3. If you’re calling record companies don’t call on Tuesdays or Wednesdays, these are typically the days the promotion folks are on deadline and/or in meeting and the times when they definitely don’t have time to chat. Shore up your calls for later in the week.
  4. Be honest, know the label’s artist roster and don’t sound like too much of a fan. Music industry folks love passionate music-heads, because that is what helps sell artists and records. What they are not looking for are fans that will be too busy hanging out in the green room with the drummer and not out on the street working. Keep that in mind and you’ll be in awesome shape!

If you have company names, but no individual contact names: This will be common, so don’t let it freak you out. Believe me, this is where all the fun begins! You’re going to need to pick up the phone for this to work as well. Please don’t waste your precious time writing cover letters and sending them off in vain to the black hole of HR at these firms. If you do, I’ll bet one of two things will happen.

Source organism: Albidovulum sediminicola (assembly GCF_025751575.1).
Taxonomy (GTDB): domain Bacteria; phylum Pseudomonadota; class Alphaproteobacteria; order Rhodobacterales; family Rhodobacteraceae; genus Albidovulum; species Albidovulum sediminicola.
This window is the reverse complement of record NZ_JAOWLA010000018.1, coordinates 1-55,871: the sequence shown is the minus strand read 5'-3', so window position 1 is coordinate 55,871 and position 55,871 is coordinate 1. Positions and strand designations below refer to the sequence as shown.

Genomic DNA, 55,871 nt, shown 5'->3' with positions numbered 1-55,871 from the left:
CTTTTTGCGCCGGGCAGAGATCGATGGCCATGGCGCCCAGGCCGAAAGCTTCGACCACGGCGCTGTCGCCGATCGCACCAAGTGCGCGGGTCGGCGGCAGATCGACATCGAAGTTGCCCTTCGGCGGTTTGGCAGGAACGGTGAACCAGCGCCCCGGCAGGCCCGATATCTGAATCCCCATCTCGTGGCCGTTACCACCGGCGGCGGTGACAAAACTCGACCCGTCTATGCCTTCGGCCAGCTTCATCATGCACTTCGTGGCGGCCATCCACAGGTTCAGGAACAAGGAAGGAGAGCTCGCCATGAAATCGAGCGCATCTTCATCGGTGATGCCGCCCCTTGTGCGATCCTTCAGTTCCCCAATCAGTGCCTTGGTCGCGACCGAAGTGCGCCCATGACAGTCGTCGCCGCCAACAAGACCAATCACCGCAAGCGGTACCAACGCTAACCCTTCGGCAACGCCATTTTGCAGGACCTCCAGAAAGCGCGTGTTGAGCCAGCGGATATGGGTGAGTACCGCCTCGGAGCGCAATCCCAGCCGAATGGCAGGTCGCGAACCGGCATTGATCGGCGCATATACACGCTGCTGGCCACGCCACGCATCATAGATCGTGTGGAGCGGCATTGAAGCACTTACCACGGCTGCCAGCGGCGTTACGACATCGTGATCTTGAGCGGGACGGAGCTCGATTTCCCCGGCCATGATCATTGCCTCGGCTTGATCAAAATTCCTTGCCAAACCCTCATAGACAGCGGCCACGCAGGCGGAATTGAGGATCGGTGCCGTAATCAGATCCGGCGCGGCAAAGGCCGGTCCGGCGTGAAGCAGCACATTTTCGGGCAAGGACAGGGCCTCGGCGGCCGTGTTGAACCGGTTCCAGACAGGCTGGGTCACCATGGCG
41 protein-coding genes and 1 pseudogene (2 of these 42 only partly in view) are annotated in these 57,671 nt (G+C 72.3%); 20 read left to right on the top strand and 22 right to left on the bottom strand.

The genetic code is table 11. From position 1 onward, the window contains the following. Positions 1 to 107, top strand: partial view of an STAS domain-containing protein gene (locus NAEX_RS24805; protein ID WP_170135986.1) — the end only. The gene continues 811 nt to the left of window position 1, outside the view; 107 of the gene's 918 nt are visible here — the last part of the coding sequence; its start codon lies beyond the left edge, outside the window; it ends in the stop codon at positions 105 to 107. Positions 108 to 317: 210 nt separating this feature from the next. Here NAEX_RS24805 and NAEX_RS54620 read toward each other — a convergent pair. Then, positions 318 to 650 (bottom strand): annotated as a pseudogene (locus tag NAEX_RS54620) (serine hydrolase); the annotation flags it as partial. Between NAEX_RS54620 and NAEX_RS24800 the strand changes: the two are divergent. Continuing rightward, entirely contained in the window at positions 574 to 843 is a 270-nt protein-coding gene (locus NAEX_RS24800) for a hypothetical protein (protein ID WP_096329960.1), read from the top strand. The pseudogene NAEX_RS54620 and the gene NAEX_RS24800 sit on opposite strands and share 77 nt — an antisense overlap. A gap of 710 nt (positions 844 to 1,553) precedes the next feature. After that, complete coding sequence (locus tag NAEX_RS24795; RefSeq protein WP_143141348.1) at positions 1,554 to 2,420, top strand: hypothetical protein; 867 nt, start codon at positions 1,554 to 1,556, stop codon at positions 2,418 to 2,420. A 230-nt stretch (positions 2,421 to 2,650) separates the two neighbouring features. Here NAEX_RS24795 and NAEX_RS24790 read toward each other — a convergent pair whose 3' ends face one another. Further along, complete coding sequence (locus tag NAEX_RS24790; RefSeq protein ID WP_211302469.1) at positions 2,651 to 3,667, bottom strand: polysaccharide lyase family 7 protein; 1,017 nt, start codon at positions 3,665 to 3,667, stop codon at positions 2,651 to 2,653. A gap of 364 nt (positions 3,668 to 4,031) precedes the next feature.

Scenario number one: Your beautifully crafted resume will reach the HR department and after reading it Mr./Ms. anonymous HR professional will wonder. . . “hmm. . .what do I do with this?”, and promptly put it aside/throw it away and all that effort will be for naught!

Scenario number two: Your beautifully crafted resume will reach the HR department and because those in HR are so insanely overworked/underpaid your resume and cover letter are never even looked at to begin with. Either way, your dead, and again, your efforts are wasted!

So please, don’t send anything in until after you have picked up the phone and called to speak with someone. If that someone later suggests you send something in, then by all means rock that baby in there.